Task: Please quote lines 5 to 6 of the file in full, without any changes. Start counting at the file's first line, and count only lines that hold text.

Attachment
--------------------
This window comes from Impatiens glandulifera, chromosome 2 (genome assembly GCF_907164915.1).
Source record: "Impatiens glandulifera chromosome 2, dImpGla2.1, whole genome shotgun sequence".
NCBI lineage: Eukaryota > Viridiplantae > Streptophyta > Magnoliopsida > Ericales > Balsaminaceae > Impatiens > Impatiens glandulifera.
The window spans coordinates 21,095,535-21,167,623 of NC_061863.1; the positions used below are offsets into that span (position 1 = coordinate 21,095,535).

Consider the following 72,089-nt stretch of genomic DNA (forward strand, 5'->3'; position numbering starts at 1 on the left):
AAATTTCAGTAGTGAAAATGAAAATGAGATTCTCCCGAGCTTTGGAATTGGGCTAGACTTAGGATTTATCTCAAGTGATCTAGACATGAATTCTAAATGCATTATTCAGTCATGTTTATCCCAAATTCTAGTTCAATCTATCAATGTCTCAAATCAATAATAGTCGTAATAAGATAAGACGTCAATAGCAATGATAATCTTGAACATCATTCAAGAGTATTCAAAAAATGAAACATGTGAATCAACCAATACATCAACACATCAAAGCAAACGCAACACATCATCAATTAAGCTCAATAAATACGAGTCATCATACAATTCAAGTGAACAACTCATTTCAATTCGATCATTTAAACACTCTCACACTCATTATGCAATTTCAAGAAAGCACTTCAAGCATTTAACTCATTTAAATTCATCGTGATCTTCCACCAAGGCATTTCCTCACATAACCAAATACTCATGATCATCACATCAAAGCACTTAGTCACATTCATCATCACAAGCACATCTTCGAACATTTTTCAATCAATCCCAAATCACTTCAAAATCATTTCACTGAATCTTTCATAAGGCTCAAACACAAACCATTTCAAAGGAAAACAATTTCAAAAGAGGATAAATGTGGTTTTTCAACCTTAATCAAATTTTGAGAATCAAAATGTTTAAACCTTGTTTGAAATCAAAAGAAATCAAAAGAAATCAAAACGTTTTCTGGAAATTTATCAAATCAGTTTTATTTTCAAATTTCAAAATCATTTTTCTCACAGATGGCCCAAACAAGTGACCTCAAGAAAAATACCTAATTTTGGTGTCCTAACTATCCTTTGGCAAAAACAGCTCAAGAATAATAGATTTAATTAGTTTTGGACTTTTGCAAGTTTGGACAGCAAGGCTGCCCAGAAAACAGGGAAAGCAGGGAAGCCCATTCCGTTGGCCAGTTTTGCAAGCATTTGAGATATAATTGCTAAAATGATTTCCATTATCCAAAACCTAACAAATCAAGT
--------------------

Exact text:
Consider the following 72,089-nt stretch of genomic DNA (forward strand, 5'->3'; position numbering starts at 1 on the left):
AAATTTCAGTAGTGAAAATGAAAATGAGATTCTCCCGAGCTTTGGAATTGGGCTAGACTTAGGATTTATCTCAAGTGATCTAGACATGAATTCTAAATGCATTATTCAGTCATGTTTATCCCAAATTCTAGTTCAATCTATCAATGTCTCAAATCAATAATAGTCGTAATAAGATAAGACGTCAATAGCAATGATAATCTTGAACATCATTCAAGAGTATTCAAAAAATGAAACATGTGAATCAACCAATACATCAACACATCAAAGCAAACGCAACACATCATCAATTAAGCTCAATAAATACGAGTCATCATACAATTCAAGTGAACAACTCATTTCAATTCGATCATTTAAACACTCTCACACTCATTATGCAATTTCAAGAAAGCACTTCAAGCATTTAACTCATTTAAATTCATCGTGATCTTCCACCAAGGCATTTCCTCACATAACCAAATACTCATGATCATCACATCAAAGCACTTAGTCACATTCATCATCACAAGCACATCTTCGAACATTTTTCAATCAATCCCAAATCACTTCAAAATCATTTCACTGAATCTTTCATAAGGCTCAAACACAAACCATTTCAAAGGAAAACAATTTCAAAAGAGGATAAATGTGGTTTTTCAACCTTAATCAAATTTTGAGAATCAAAATGTTTAAACCTTGTTTGAAATCAAAAGAAATCAAAAGAAATCAAAACGTTTTCTGGAAATTTATCAAATCAGTTTTATTTTCAAATTTCAAAATCATTTTTCTCACAGATGGCCCAAACAAGTGACCTCAAGAAAAATACCTAATTTTGGTGTCCTAACTATCCTTTGGCAAAAACAGCTCAAGAATAATAGATTTAATTAGTTTTGGACTTTTGCAAGTTTGGACAGCAAGGCTGCCCAGAAAACAGGGAAAGCAGGGAAGCCCATTCCGTTGGCCAGTTTTGCAAGCATTTGAGATATAATTGCTAAAATGATTTCCATTATCCAAAACCTAACAAATCAAGT